Ever since Ronan Farrow’s explosive New York Times article exposing the allegations against Harvey Weinstein, Hollywood, and America at large, is finally shining a spotlight on issues women face in the workplace and at home. At Via Seven, our mission has been and alway will be to support women and children. We believe that empowering women is the fastest path to achieving a harmonious world. And for this month’s blog, we are continuing our series of Women Who Inspire with a profile of Malala Yousafzai. Malala has become synonymous with female empowerment. This month, we also explore ways in which you can have conversations with your kids to express the idea of empowering women and how to treat the women and girls in your life.

Malala: Standing up for Education

In 2007, Taliban militants took control of the Swat Valley of Pakistan. The Swat Valley is sometimes referred to as the “Switzerland of Asia,” and it was also home to Malala Yousafzai and her family. Malala spent her childhood exploring the outdoors, and she shared her father’s love of learning.

However, with the Taliban presence in the Swat Valley, they refused to let girls attend school. Malala began blogging for the BBC under the pen name “Gul Makai,” describing life under Taliban rule. Her blog gained worldwide readership, which then led to a feature documentary on her family’s life by the New York Times called “Class Dismissed: The Death of Female Education.”

As Malala continued to tell her story, she became a public target for the Taliban, and on October 9, 2012, a masked gunman entered Malala’s bus, shooting her in the head, neck, and shoulder. Left for dead, Malala beat the odds and survived, recovering in a hospital in England.


Having endured multiple surgeries and rehabilitation, Malala joined her family, who had relocated to Birmingham, England, after the attack. With the world watching, Malala began publicly advocating for female education, and on her 16th birthday, she spoke to the United Nations, where she promised to dedicate every one of her birthdays to highlight the struggles of vulnerable girls across the world.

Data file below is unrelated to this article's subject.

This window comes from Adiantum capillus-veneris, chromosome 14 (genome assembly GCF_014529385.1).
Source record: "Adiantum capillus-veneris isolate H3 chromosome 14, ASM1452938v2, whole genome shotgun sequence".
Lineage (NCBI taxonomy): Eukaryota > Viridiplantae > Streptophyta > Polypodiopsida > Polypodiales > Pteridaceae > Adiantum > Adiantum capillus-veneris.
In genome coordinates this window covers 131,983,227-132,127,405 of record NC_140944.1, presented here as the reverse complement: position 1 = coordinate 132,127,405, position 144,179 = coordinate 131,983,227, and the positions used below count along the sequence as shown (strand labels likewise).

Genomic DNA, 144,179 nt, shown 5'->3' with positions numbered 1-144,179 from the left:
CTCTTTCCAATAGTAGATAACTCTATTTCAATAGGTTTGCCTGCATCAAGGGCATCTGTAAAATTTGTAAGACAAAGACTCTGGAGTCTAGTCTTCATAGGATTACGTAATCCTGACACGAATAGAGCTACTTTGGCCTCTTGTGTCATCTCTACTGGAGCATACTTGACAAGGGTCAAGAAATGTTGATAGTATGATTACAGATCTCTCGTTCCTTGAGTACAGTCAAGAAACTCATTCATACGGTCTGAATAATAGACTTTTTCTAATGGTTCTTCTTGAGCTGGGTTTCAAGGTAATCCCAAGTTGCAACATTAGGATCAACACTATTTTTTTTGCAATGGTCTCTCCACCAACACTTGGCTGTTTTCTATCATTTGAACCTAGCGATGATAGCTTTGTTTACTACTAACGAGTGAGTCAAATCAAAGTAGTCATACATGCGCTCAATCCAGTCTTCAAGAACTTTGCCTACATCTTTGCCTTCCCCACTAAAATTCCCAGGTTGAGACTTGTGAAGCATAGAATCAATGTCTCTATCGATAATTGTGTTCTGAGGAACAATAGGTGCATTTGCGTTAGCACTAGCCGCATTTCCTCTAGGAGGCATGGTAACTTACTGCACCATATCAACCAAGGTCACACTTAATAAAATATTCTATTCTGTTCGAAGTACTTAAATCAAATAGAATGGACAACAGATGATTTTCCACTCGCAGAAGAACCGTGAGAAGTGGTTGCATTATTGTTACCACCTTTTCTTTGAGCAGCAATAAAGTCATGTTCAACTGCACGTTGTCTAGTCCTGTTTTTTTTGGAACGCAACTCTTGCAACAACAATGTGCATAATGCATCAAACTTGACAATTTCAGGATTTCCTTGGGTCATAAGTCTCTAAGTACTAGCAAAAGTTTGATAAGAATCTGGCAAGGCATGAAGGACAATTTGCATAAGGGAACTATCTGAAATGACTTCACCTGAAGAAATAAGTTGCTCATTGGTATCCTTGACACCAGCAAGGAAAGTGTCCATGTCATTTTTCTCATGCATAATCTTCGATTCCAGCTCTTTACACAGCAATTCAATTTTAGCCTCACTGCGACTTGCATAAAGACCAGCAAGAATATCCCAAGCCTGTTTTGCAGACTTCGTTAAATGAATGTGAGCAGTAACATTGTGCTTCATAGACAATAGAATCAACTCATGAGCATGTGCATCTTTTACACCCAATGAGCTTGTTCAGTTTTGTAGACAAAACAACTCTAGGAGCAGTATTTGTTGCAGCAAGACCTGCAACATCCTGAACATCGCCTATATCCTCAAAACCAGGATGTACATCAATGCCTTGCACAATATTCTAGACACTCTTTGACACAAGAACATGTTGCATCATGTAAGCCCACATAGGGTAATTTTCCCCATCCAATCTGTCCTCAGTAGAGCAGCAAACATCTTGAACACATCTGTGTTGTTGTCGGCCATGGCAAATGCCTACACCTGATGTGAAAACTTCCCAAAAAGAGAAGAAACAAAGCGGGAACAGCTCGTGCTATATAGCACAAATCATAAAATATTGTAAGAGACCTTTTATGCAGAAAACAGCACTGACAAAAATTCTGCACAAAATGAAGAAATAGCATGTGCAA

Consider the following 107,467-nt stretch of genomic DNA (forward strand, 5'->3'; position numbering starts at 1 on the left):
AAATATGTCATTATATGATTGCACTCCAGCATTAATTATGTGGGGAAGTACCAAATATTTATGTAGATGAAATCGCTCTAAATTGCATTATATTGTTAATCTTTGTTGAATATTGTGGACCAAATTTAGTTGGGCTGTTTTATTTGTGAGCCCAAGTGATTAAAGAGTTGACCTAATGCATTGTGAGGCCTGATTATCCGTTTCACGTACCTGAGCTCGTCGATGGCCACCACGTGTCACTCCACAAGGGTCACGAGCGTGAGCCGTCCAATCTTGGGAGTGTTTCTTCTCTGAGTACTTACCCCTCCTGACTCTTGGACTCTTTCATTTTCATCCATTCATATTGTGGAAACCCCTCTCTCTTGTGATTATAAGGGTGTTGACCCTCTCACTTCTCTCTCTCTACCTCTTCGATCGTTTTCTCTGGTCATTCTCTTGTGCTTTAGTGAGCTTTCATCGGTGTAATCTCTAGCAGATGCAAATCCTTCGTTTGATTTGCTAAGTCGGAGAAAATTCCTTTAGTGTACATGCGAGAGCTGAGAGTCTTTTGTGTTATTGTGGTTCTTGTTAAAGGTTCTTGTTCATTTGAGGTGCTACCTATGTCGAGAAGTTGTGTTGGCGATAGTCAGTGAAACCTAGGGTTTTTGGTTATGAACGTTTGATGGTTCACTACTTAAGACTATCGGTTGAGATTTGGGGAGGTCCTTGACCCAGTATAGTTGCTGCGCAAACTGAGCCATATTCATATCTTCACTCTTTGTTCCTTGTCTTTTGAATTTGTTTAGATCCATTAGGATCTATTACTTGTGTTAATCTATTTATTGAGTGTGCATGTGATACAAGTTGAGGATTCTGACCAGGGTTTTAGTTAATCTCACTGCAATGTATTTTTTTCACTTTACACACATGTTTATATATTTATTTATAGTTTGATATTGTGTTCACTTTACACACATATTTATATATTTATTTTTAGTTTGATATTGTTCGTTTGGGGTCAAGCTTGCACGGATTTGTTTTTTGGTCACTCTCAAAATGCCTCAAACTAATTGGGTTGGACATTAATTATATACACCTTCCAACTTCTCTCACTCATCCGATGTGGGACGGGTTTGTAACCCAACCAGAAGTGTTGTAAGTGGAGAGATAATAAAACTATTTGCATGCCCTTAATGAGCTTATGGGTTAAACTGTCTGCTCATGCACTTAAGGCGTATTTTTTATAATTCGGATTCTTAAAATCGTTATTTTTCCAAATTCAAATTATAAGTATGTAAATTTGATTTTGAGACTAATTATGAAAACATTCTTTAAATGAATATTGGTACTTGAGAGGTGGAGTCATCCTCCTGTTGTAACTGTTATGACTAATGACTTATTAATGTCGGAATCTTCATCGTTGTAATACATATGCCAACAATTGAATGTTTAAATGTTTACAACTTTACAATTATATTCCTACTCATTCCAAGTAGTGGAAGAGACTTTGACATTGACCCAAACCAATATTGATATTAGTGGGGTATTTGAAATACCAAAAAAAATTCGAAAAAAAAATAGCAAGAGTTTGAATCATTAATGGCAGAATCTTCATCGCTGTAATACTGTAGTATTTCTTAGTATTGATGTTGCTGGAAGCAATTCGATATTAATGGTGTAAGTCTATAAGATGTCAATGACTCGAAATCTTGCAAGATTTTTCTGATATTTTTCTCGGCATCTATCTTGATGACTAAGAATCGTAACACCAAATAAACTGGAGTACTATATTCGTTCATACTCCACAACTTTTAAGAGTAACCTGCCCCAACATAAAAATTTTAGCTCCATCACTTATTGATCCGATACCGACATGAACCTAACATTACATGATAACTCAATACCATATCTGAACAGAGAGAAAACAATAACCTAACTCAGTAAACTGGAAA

Criss-crossing the globe and using her fame to shine the spotlight on girls took her to Nigeria to meet with victims and families of the Boko Haram kidnappings. Her advocacy work and tireless dedication earned her the 2014 Nobel Peace Prize, making her the award’s youngest-ever recipient.

Malala is currently studying at Lady Margaret Hall, Oxford University, where she studies philosophy, politics, and economics. In between classes, she balances an active social life with her advocacy work, continuing to empower girls around the world.

In such a short amount of time, Malala has inspired thousands of people around the world and brings an unflinching authenticity to the struggle of girls around the world. As she continues her crusade to bring education and justice to disenfranchised girls, the world will be cheering her on.

Thank you, Malala.

Bringing the Conversation Home

Aside from being an amazing young woman and role model, Malala’s story can also serve as a way to talk to your kids about some of the issues women face around the world. Depending on how old your kids are, the full details of Malala’s attack may not necessarily be appropriate to share, but you can withhold some of the details and still have a frank conversation about some of the luxuries we may take for granted in the United States, such as education for boys and girls.